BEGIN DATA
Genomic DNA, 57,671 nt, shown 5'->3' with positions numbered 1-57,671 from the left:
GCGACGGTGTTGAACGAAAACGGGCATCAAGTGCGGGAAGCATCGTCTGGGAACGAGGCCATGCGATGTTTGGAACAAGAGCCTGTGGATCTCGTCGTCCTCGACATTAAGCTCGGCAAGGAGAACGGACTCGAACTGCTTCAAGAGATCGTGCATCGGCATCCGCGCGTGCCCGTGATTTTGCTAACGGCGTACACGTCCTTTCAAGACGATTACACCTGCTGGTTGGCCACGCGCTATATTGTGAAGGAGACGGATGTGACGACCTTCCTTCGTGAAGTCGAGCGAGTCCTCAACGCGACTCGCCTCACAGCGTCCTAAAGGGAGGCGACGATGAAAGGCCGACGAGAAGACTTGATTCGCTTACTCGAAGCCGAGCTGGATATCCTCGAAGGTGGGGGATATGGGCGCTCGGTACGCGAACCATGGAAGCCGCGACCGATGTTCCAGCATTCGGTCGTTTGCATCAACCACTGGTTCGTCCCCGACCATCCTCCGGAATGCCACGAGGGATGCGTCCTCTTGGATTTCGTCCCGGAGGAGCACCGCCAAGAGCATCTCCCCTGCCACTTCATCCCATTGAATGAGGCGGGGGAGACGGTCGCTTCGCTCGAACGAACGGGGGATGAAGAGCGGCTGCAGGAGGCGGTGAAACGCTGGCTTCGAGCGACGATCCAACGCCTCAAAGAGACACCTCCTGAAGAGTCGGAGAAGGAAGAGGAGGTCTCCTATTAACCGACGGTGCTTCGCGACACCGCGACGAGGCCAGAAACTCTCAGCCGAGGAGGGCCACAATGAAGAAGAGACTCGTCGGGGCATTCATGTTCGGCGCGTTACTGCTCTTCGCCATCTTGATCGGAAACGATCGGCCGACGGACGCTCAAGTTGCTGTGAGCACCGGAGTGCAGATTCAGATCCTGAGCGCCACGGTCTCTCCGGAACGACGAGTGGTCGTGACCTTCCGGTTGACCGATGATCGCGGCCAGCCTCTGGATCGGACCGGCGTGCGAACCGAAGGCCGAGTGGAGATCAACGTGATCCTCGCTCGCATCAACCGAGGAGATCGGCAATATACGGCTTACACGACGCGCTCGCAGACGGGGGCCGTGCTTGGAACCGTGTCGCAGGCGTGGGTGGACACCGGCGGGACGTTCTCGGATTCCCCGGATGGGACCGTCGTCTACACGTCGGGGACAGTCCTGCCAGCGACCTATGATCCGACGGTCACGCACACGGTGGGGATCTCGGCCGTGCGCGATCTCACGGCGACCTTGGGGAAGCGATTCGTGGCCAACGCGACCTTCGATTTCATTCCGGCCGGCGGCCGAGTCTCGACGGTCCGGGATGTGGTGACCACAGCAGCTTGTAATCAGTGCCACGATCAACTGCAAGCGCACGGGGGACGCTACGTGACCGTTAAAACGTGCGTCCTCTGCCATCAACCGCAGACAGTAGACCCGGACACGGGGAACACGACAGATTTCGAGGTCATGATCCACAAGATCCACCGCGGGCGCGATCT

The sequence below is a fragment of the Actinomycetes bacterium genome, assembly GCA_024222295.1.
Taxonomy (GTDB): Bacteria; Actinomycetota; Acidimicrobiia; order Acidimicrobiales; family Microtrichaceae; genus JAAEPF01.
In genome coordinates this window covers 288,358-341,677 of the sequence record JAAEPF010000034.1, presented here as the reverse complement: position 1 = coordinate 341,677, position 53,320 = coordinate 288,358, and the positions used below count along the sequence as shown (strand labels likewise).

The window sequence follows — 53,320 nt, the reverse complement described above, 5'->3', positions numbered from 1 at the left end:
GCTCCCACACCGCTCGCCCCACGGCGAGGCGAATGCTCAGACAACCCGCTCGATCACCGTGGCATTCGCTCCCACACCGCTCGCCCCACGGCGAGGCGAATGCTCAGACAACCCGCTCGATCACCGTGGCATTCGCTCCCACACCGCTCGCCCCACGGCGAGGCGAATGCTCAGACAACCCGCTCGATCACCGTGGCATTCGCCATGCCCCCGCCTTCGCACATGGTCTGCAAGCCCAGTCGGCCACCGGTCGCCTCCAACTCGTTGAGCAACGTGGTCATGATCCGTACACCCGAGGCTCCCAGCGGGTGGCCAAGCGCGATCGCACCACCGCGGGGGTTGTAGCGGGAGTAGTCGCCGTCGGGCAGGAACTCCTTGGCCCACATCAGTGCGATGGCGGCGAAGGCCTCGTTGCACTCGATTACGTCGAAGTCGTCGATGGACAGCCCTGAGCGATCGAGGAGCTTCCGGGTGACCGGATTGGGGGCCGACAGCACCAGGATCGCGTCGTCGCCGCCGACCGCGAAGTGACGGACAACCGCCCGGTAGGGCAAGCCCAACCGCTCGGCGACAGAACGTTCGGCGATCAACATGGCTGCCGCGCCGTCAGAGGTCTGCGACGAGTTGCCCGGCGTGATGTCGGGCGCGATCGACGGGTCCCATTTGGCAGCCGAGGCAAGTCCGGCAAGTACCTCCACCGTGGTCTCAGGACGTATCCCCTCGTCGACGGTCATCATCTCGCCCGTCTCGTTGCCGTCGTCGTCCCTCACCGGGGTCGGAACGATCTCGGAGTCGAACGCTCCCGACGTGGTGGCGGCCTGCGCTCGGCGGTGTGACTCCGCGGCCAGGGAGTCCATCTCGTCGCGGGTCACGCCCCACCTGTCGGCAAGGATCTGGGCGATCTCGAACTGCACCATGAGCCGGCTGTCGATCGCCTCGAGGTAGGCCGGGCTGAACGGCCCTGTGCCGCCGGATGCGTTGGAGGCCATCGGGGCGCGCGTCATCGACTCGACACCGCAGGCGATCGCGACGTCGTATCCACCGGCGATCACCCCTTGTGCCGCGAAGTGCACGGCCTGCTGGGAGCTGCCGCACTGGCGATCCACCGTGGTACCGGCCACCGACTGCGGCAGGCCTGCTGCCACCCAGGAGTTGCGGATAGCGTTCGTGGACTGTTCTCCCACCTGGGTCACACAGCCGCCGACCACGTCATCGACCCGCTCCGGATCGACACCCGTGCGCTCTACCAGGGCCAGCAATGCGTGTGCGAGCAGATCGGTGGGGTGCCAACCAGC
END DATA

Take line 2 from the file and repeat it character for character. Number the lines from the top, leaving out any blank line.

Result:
GCGACGGTGTTGAACGAAAACGGGCATCAAGTGCGGGAAGCATCGTCTGGGAACGAGGCCATGCGATGTTTGGAACAAGAGCCTGTGGATCTCGTCGTCCTCGACATTAAGCTCGGCAAGGAGAACGGACTCGAACTGCTTCAAGAGATCGTGCATCGGCATCCGCGCGTGCCCGTGATTTTGCTAACGGCGTACACGTCCTTTCAAGACGATTACACCTGCTGGTTGGCCACGCGCTATATTGTGAAGGAGACGGATGTGACGACCTTCCTTCGTGAAGTCGAGCGAGTCCTCAACGCGACTCGCCTCACAGCGTCCTAAAGGGAGGCGACGATGAAAGGCCGACGAGAAGACTTGATTCGCTTACTCGAAGCCGAGCTGGATATCCTCGAAGGTGGGGGATATGGGCGCTCGGTACGCGAACCATGGAAGCCGCGACCGATGTTCCAGCATTCGGTCGTTTGCATCAACCACTGGTTCGTCCCCGACCATCCTCCGGAATGCCACGAGGGATGCGTCCTCTTGGATTTCGTCCCGGAGGAGCACCGCCAAGAGCATCTCCCCTGCCACTTCATCCCATTGAATGAGGCGGGGGAGACGGTCGCTTCGCTCGAACGAACGGGGGATGAAGAGCGGCTGCAGGAGGCGGTGAAACGCTGGCTTCGAGCGACGATCCAACGCCTCAAAGAGACACCTCCTGAAGAGTCGGAGAAGGAAGAGGAGGTCTCCTATTAACCGACGGTGCTTCGCGACACCGCGACGAGGCCAGAAACTCTCAGCCGAGGAGGGCCACAATGAAGAAGAGACTCGTCGGGGCATTCATGTTCGGCGCGTTACTGCTCTTCGCCATCTTGATCGGAAACGATCGGCCGACGGACGCTCAAGTTGCTGTGAGCACCGGAGTGCAGATTCAGATCCTGAGCGCCACGGTCTCTCCGGAACGACGAGTGGTCGTGACCTTCCGGTTGACCGATGATCGCGGCCAGCCTCTGGATCGGACCGGCGTGCGAACCGAAGGCCGAGTGGAGATCAACGTGATCCTCGCTCGCATCAACCGAGGAGATCGGCAATATACGGCTTACACGACGCGCTCGCAGACGGGGGCCGTGCTTGGAACCGTGTCGCAGGCGTGGGTGGACACCGGCGGGACGTTCTCGGATTCCCCGGATGGGACCGTCGTCTACACGTCGGGGACAGTCCTGCCAGCGACCTATGATCCGACGGTCACGCACACGGTGGGGATCTCGGCCGTGCGCGATCTCACGGCGACCTTGGGGAAGCGATTCGTGGCCAACGCGACCTTCGATTTCATTCCGGCCGGCGGCCGAGTCTCGACGGTCCGGGATGTGGTGACCACAGCAGCTTGTAATCAGTGCCACGATCAACTGCAAGCGCACGGGGGACGCTACGTGACCGTTAAAACGTGCGTCCTCTGCCATCAACCGCAGACAGTAGACCCGGACACGGGGAACACGACAGATTTCGAGGTCATGATCCACAAGATCCACCGCGGGCGCGATCT